The proposed resident board would coordinate with neighbors about investing state funding in environmental remediation projects such as lead pipe replacement, air ventilation system upgrades and rooftop solar panel installations.

The bill would also establish a “just transition” program within the state Department of Labor and Training offering free job training and apprenticeships to workers from facilities closed by the zone’s licensing restrictions. Participants would be eligible for two years of salary equal to their previous positions, Morales said.

“Ultimately, this program would prepare workers who were previously engaged in a polluting industry an opportunity to obtain a new, sustainable job in the growing industries of clean energy, sustainable infrastructure and climate resiliency,” Morales said.

He said financing sources for the bill could include federal grants and relief funding, low-interest general obligation bonds, reduction of current budget appropriations for the Rhode Island Commerce Corporation and prioritization of environmental justice initiatives yielding tax revenue, including cannabis legalization and repeal of state tax cuts for wealthy residents passed in 2006.

Committee member Rep. George Nardone, R-Coventry, questioned Morales about the amount of revenue generated for Providence by businesses susceptible to closures or fines, which the bill stipulates could be as high as $1 million a week. Nardone noted officials in the state’s largest city are likely concerned about what could be “a pretty big impact on their budget.”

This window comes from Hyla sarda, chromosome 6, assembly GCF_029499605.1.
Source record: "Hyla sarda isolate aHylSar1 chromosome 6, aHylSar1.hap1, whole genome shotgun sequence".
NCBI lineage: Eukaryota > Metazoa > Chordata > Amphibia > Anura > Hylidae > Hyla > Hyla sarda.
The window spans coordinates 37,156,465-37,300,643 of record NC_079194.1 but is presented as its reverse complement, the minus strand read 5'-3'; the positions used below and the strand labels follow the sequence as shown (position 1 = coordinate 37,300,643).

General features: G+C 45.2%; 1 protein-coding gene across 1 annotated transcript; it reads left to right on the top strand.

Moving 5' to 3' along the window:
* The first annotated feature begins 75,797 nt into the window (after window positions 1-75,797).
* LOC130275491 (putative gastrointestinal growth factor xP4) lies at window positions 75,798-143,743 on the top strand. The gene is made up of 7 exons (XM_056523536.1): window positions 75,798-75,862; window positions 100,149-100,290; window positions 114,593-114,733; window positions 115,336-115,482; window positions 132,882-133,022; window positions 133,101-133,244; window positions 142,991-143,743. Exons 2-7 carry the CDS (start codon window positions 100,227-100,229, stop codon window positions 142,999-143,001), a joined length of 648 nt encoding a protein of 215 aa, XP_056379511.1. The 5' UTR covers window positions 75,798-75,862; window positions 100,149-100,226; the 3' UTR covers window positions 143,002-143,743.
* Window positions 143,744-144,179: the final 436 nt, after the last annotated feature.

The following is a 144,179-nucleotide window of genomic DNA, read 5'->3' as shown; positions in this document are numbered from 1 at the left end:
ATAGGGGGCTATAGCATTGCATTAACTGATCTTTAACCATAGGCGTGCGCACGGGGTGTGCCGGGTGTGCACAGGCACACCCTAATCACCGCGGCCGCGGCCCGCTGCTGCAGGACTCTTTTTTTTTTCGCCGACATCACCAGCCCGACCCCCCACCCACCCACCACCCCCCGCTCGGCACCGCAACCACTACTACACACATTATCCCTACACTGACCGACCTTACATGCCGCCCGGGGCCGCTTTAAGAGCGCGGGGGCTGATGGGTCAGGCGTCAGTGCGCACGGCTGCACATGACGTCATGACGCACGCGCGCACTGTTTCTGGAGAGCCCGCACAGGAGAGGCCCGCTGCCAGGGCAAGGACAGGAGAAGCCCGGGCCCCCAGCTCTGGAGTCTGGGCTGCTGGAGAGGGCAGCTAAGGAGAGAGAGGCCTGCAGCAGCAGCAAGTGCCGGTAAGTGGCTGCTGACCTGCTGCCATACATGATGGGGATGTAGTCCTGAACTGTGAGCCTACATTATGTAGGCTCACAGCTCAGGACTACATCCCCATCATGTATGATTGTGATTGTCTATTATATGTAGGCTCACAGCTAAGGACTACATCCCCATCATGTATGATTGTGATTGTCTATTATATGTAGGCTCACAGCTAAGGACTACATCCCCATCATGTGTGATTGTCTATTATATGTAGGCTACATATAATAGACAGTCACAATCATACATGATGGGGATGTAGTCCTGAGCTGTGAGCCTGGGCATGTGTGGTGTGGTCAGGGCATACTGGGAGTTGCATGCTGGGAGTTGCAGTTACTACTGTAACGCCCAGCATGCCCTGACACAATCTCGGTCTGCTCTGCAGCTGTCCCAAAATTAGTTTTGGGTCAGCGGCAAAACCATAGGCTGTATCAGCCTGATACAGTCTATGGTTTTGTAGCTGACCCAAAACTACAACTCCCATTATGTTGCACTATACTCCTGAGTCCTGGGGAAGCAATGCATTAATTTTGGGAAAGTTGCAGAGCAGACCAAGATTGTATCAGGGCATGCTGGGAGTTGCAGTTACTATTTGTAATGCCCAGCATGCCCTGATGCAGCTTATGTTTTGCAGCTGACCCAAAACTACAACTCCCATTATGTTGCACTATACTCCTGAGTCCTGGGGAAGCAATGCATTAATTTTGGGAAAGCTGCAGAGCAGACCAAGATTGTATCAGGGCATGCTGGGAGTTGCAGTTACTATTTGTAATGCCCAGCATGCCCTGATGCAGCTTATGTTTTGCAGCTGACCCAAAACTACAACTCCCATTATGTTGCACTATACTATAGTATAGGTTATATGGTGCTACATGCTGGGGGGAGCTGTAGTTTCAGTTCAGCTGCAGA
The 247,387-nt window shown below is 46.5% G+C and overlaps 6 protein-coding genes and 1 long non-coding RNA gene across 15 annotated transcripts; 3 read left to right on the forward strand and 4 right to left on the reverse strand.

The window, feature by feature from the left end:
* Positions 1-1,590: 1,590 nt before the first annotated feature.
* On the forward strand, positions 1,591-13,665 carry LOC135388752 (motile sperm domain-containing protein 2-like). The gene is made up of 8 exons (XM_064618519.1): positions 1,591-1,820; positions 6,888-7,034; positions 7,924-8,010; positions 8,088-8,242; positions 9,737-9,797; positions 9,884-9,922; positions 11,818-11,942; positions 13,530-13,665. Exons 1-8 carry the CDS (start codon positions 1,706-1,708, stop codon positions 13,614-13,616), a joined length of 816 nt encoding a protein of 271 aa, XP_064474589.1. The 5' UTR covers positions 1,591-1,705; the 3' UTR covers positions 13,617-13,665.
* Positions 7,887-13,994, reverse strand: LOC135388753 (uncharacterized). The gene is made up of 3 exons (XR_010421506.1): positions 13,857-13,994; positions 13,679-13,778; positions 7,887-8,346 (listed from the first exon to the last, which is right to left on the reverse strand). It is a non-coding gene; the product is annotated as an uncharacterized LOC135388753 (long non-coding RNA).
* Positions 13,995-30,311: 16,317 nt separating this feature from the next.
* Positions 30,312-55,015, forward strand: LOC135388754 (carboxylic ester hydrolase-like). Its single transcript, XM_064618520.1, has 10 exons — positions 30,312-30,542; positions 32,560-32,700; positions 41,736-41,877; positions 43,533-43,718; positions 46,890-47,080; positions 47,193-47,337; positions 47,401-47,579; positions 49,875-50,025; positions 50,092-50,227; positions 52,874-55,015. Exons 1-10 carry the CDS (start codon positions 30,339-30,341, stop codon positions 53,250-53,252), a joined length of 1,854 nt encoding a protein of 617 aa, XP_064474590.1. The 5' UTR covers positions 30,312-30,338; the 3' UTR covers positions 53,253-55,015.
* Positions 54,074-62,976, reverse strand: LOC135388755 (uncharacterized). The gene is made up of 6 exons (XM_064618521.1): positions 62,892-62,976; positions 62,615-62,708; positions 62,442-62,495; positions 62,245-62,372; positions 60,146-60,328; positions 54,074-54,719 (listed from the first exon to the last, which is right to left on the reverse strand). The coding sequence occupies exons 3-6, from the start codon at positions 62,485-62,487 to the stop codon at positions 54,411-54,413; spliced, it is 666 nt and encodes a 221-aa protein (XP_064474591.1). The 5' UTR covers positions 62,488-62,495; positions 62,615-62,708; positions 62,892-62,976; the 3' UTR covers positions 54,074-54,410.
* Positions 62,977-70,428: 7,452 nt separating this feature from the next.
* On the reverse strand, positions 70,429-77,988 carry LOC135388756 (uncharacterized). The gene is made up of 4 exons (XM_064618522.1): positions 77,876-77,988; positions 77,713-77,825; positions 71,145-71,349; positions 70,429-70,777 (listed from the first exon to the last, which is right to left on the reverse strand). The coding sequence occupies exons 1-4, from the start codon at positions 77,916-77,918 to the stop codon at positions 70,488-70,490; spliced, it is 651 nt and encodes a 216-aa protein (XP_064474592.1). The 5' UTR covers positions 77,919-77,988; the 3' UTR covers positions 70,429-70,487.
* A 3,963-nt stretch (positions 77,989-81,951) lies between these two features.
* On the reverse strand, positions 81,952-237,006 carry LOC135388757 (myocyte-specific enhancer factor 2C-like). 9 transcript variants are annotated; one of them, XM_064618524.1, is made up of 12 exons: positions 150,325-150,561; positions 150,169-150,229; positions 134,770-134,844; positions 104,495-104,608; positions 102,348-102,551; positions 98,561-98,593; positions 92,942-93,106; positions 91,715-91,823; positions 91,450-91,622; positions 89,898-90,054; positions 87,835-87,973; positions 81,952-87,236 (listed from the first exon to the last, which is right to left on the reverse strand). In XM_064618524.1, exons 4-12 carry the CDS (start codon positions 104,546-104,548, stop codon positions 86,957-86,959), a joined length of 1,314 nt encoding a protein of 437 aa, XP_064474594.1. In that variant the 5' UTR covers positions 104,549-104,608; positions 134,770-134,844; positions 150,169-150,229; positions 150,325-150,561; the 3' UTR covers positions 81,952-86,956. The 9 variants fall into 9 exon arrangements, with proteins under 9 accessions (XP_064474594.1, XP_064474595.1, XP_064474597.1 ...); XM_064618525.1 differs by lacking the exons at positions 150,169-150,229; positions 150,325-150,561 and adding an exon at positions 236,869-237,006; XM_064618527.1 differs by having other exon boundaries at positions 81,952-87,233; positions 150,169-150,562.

“I know scrap metal is like a $1.5 billion industry in the state of Rhode Island,” Nardone said.

“I would argue you can’t put a price on the public health of the communities that are most impacted,” said Morales, who noted Mayor Jorge Elorza and other Providence officials are in discussions with affected businesses.

Housing Construction Act

The legislation (H6074) would create new energy-efficient, affordable housing units and generate renewable energy and construction jobs in a state currently facing a “mass housing crisis” coupled with COVID-19 and climate-change challenges, according to bill sponsor Rep. Brianna Henries, D-East Providence.

Since 2015, median home prices in Rhode Island have increased 75 percent, according to Henries. One in three Rhode Islanders spends more than 30 percent of their gross income on housing as the state faces a deficit of 22,000 low-income homes, she said.

“I believe that affordable housing is a right, plain and simple,” Henries said, adding that funding for the bill could be found in federal COVID-19 relief money provided to the state, which totals more than $1 billion.